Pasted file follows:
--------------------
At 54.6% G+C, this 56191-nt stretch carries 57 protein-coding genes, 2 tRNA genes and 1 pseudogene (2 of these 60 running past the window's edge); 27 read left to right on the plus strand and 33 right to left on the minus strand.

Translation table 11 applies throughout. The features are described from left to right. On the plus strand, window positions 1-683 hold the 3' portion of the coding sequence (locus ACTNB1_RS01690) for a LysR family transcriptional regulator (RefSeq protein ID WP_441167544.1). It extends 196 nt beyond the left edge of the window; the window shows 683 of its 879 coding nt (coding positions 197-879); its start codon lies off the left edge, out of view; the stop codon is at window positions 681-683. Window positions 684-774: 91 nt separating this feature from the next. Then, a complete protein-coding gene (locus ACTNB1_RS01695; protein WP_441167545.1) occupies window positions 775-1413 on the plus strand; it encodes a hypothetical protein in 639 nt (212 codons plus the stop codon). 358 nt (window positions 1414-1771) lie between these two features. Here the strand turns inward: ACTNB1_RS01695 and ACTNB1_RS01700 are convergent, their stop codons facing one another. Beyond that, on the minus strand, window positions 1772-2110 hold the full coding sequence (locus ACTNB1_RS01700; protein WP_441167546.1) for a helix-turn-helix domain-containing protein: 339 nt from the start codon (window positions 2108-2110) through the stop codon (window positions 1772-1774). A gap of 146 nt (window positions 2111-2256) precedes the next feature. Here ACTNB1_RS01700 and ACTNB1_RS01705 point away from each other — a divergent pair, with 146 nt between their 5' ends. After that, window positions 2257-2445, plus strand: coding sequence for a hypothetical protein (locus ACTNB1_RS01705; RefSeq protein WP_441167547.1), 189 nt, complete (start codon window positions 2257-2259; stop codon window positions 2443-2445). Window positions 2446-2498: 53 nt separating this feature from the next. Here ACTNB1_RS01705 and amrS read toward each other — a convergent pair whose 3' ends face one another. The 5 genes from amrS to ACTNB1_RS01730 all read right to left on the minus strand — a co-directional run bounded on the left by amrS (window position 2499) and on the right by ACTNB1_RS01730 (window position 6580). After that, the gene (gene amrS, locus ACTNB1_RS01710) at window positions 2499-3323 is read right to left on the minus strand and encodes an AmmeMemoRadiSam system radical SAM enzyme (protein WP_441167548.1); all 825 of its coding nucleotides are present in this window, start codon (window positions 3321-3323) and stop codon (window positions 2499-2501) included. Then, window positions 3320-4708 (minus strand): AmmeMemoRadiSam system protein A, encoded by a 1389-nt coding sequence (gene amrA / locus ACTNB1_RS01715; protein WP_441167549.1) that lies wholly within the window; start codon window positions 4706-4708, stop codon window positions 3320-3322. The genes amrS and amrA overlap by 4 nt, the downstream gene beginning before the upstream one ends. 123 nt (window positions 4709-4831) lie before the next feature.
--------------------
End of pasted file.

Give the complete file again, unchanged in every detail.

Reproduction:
At 54.6% G+C, this 56191-nt stretch carries 57 protein-coding genes, 2 tRNA genes and 1 pseudogene (2 of these 60 running past the window's edge); 27 read left to right on the plus strand and 33 right to left on the minus strand.

Translation table 11 applies throughout. The features are described from left to right. On the plus strand, window positions 1-683 hold the 3' portion of the coding sequence (locus ACTNB1_RS01690) for a LysR family transcriptional regulator (RefSeq protein ID WP_441167544.1). It extends 196 nt beyond the left edge of the window; the window shows 683 of its 879 coding nt (coding positions 197-879); its start codon lies off the left edge, out of view; the stop codon is at window positions 681-683. Window positions 684-774: 91 nt separating this feature from the next. Then, a complete protein-coding gene (locus ACTNB1_RS01695; protein WP_441167545.1) occupies window positions 775-1413 on the plus strand; it encodes a hypothetical protein in 639 nt (212 codons plus the stop codon). 358 nt (window positions 1414-1771) lie between these two features. Here the strand turns inward: ACTNB1_RS01695 and ACTNB1_RS01700 are convergent, their stop codons facing one another. Beyond that, on the minus strand, window positions 1772-2110 hold the full coding sequence (locus ACTNB1_RS01700; protein WP_441167546.1) for a helix-turn-helix domain-containing protein: 339 nt from the start codon (window positions 2108-2110) through the stop codon (window positions 1772-1774). A gap of 146 nt (window positions 2111-2256) precedes the next feature. Here ACTNB1_RS01700 and ACTNB1_RS01705 point away from each other — a divergent pair, with 146 nt between their 5' ends. After that, window positions 2257-2445, plus strand: coding sequence for a hypothetical protein (locus ACTNB1_RS01705; RefSeq protein WP_441167547.1), 189 nt, complete (start codon window positions 2257-2259; stop codon window positions 2443-2445). Window positions 2446-2498: 53 nt separating this feature from the next. Here ACTNB1_RS01705 and amrS read toward each other — a convergent pair whose 3' ends face one another. The 5 genes from amrS to ACTNB1_RS01730 all read right to left on the minus strand — a co-directional run bounded on the left by amrS (window position 2499) and on the right by ACTNB1_RS01730 (window position 6580). After that, the gene (gene amrS, locus ACTNB1_RS01710) at window positions 2499-3323 is read right to left on the minus strand and encodes an AmmeMemoRadiSam system radical SAM enzyme (protein WP_441167548.1); all 825 of its coding nucleotides are present in this window, start codon (window positions 3321-3323) and stop codon (window positions 2499-2501) included. Then, window positions 3320-4708 (minus strand): AmmeMemoRadiSam system protein A, encoded by a 1389-nt coding sequence (gene amrA / locus ACTNB1_RS01715; protein WP_441167549.1) that lies wholly within the window; start codon window positions 4706-4708, stop codon window positions 3320-3322. The genes amrS and amrA overlap by 4 nt, the downstream gene beginning before the upstream one ends. 123 nt (window positions 4709-4831) lie before the next feature.